As the mom of a K1 parent, I’m still learning my way through this maze. I strongly object to volunteering before my kid is a student there, although I know plenty of parents do it. I know that next year (K2) that GUG helps parents navigate the P1 registration process. But this year I’ll be watching the numbers and checking how in-demand the schools are and so forth. And in the end, the chips will fall as they will.

      • Tina says:

        Hi Crystal,

        I myself had a somewhat similar upbringing of what your girls are currently going through (Canadian Mom and I were on DP, and we both became PRs when I was 3). My mom is also in the repatriation business, so I can empathize with the costs and many cultural challenges that you’ve written so succinctly about. She has candidly shared with me many stories of expat mothers fighting tooth and nail to get their child into the top schools in Singapore (whether it be international or local). But I understand that no matter the school, the process can be a very long and complicated one for a DP family.

        The intensive local curriculum aside, I certainly encourage you to send your daughters to a public school in Singapore.

        I had studied in the government schools all the way through kindergarten and Secondary 4, and felt that the great access to the diversity of people and backgrounds is one of the best features of a Singaporean education. While I am sure the private schools do plenty to ensure their students are well exposed to the multitude of traditions in Singapore, I do strongly feel that the experience will be more than likely be a watered-down effort through a very Western-centric lens. The ability to immerse a child in many unique everyday situations that a international school may lack will help build their cultural sensitivity and respect for others that are different, both on the inside and the out.

        Your girls will meet friends from different backgrounds and beliefs, see in their own eyes the life of someone who was brought up differently and learn to answer questions that even some textbooks can’t faithfully explain. I went beyond knowing that the plain scarfs Muslim girls wear on their heads for religious modesty is called a “hijab”, and had the ability to casually learn from a schoolmate how to don one in their home, away from the examining eyes of the public.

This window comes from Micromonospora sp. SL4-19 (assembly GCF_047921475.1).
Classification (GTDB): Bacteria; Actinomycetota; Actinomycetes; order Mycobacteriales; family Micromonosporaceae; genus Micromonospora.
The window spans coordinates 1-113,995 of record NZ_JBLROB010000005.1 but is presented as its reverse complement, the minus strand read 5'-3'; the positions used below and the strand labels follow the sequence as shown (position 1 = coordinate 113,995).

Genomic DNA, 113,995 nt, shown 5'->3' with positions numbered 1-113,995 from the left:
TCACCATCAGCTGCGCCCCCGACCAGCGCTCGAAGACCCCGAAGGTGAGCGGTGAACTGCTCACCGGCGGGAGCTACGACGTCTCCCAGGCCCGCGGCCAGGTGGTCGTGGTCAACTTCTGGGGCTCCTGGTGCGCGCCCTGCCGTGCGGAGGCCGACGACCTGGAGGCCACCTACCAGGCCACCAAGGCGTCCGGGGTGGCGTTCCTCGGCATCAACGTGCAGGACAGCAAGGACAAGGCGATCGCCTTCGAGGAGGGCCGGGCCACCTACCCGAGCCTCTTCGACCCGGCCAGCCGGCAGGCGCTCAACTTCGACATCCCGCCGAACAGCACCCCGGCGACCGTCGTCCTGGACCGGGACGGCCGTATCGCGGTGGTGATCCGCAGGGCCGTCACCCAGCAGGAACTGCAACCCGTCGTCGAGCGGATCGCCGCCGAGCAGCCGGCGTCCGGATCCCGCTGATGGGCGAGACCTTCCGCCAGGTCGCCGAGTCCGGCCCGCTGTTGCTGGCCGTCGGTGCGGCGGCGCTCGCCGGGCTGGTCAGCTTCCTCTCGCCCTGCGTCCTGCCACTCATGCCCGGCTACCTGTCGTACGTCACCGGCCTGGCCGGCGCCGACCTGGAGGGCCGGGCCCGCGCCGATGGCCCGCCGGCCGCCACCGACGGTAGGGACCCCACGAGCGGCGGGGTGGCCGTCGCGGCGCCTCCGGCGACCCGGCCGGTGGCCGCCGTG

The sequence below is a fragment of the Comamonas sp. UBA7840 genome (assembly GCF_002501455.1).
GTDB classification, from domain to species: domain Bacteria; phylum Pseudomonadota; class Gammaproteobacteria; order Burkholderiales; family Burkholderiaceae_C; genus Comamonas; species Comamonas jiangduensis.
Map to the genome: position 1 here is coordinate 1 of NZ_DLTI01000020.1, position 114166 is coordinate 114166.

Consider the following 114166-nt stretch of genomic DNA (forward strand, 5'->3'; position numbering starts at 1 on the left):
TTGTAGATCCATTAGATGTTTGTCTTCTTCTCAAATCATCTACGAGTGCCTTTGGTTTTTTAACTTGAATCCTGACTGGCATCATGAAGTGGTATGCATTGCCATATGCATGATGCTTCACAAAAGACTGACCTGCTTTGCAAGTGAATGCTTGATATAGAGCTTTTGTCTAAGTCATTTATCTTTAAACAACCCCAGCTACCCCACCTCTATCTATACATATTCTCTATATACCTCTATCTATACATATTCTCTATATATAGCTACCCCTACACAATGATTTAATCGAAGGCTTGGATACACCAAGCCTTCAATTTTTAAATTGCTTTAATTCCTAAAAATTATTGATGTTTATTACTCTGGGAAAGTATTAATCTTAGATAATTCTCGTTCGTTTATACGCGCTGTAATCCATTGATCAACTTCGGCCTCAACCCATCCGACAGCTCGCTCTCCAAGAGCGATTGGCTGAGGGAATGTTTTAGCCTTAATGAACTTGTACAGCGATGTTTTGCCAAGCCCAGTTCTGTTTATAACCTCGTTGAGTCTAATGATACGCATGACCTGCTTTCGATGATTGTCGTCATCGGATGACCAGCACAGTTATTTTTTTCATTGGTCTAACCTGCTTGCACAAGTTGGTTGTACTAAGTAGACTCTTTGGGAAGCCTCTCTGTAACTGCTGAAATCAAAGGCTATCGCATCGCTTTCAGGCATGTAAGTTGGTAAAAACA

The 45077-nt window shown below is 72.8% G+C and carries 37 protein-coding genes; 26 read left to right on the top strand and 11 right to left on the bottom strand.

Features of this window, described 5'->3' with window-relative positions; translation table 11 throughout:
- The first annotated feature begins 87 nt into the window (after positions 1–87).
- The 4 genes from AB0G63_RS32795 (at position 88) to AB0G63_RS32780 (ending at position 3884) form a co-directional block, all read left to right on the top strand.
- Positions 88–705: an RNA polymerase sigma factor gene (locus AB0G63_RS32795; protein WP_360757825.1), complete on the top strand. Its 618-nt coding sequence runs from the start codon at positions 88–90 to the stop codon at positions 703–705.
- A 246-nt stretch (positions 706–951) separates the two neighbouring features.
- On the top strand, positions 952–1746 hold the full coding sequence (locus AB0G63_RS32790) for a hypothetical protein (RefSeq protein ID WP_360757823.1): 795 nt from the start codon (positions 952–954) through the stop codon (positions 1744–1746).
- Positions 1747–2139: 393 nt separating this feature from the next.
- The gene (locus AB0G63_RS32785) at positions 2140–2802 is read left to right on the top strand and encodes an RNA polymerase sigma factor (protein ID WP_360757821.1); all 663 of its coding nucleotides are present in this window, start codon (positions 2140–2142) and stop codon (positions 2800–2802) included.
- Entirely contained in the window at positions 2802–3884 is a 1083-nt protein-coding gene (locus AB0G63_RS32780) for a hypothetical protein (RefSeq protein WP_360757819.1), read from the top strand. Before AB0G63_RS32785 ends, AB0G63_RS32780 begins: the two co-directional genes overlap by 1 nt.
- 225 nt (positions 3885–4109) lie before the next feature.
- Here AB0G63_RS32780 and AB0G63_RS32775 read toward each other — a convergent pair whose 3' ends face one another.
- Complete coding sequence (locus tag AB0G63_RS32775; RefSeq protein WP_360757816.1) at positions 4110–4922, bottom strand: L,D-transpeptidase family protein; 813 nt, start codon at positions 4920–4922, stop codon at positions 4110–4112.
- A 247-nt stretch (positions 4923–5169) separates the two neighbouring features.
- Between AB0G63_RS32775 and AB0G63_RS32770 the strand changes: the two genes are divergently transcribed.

They may also be pressed in some times to address deeper issues like demonstrations of authoritarian measures (a more economical, regular store bought binder isn’t acceptable for submitted work, only one that is plastic, 3-ringed, color-coded and has the school’s name stamped on it is used, and how questioning the teacher may reap no logical answer to such an imperious rule) or things on the lighter side of multicultural Singapore that isn’t taught in classrooms (the phrase to clean the floor “Ma-di” in Mandarin sounds dreadfully similar to the Bahasa Melayu term “mati”, meaning to die!). These things are in little ways typical reflections of the social and cultural crasis in Singapore, and I hope both your girls will succeed in being equally baffled and inspired by them!

      • Thank you for your wonderful comment.

        I think they’ve gained so much from their experiences thus far (E is in K1 now, and Rhi is in a bilingual daycare) and I look forward to the experiences they’ll gain.

        Barring a really bad fit, we’ll definitely be sending them to local schools. I watched this year’s P1 registration with trepidation, but with luck, we’ll find something that will be a good fit. I’m honestly not worried about a “top” school–a good fit for our family that’s not on the other side of Singapore is good enough for me!

Comments are closed.